His friend Martha's making soup, because you still
have to eat. Meanwhile, back in the Garden
cave, the same Garden where he prayed to let
this cup pass from him, he comes to himself lying
on a stone shelf in the cool dark, all 200 pounds
of him, only changed. Minus mass, maybe,
or impervious to gravity. He doesn't understand this
as a physics problem. He lifts his hand and stares
at it. In town Martha's trying to keep her tears out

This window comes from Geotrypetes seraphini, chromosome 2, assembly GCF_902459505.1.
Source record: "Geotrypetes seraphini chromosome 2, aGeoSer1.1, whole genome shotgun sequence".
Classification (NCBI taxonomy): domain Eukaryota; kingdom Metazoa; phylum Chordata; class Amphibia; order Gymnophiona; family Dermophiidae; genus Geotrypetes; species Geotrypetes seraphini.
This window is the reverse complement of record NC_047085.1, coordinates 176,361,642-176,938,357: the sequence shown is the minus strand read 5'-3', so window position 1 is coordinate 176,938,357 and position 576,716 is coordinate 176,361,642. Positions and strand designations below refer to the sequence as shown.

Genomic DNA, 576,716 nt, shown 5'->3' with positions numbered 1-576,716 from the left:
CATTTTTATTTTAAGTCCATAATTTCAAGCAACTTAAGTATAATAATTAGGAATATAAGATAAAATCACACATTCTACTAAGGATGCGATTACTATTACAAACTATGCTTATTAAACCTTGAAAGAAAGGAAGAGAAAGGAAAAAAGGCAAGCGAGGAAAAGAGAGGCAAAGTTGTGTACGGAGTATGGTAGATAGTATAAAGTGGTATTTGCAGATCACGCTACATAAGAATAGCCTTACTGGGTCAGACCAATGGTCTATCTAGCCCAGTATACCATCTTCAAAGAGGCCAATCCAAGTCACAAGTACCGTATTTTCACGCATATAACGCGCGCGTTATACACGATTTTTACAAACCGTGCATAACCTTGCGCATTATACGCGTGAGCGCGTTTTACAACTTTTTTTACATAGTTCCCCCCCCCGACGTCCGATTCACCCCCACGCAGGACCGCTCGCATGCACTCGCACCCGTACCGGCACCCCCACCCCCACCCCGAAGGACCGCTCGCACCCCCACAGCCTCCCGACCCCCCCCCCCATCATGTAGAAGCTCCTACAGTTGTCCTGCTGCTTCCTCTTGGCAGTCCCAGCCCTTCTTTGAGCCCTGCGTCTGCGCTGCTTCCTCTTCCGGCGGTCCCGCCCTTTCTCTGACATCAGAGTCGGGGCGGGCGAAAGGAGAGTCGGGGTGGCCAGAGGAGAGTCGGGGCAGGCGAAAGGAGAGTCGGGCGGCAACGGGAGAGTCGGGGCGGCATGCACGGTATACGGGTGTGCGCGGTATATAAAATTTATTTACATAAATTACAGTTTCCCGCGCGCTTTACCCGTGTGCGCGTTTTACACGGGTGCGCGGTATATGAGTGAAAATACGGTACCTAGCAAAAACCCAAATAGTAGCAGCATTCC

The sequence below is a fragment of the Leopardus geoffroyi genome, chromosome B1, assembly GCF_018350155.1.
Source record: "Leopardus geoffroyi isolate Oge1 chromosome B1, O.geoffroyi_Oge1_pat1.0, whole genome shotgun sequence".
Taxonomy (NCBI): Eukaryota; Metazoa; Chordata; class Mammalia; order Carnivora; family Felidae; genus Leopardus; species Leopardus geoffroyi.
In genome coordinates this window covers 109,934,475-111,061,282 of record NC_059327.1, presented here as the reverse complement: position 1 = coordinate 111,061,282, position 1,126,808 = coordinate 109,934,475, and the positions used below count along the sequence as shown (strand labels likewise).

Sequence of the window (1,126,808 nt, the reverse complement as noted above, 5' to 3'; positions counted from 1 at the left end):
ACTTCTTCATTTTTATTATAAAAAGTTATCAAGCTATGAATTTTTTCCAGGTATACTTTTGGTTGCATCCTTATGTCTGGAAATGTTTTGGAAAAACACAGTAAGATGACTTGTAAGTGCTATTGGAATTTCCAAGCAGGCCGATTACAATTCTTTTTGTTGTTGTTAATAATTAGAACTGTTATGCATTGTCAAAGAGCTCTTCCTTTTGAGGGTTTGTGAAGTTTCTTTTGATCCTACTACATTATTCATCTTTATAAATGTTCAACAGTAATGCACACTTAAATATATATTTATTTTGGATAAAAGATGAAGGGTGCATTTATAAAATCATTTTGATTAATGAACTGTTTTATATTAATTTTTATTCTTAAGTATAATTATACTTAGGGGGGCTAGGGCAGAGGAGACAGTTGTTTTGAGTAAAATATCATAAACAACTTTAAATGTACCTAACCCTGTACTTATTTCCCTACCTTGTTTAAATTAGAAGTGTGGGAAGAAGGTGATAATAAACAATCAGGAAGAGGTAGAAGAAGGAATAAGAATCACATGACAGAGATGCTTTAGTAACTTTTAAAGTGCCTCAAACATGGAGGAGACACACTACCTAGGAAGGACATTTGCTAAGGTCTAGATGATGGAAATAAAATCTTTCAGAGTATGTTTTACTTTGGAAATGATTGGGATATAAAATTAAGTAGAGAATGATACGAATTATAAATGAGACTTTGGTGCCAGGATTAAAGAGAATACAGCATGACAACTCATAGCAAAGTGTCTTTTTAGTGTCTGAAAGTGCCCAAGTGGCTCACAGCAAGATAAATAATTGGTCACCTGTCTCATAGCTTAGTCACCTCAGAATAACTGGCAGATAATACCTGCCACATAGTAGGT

of the soup. The cabbage offers her its tough pale green
handles to steady her wobble. She strips its layers
down to the heart, while Jesus -- whoo-ee! His astonished face,
chisel it in marble! -- lasers through the swaddling
grave clothes. Heaven’s volatile physics draws him up.
In the deepest dark of winter when I hold a cabbage,
peel off its outer leaves, before I plunge the knife in,
I think when I take that kind of journey,
I might light my path with this green moon.
Jeanne Murray Walker lives in Philadelphia and teaches at the University of Delaware. Her newest book is New Tracks, Night Falling.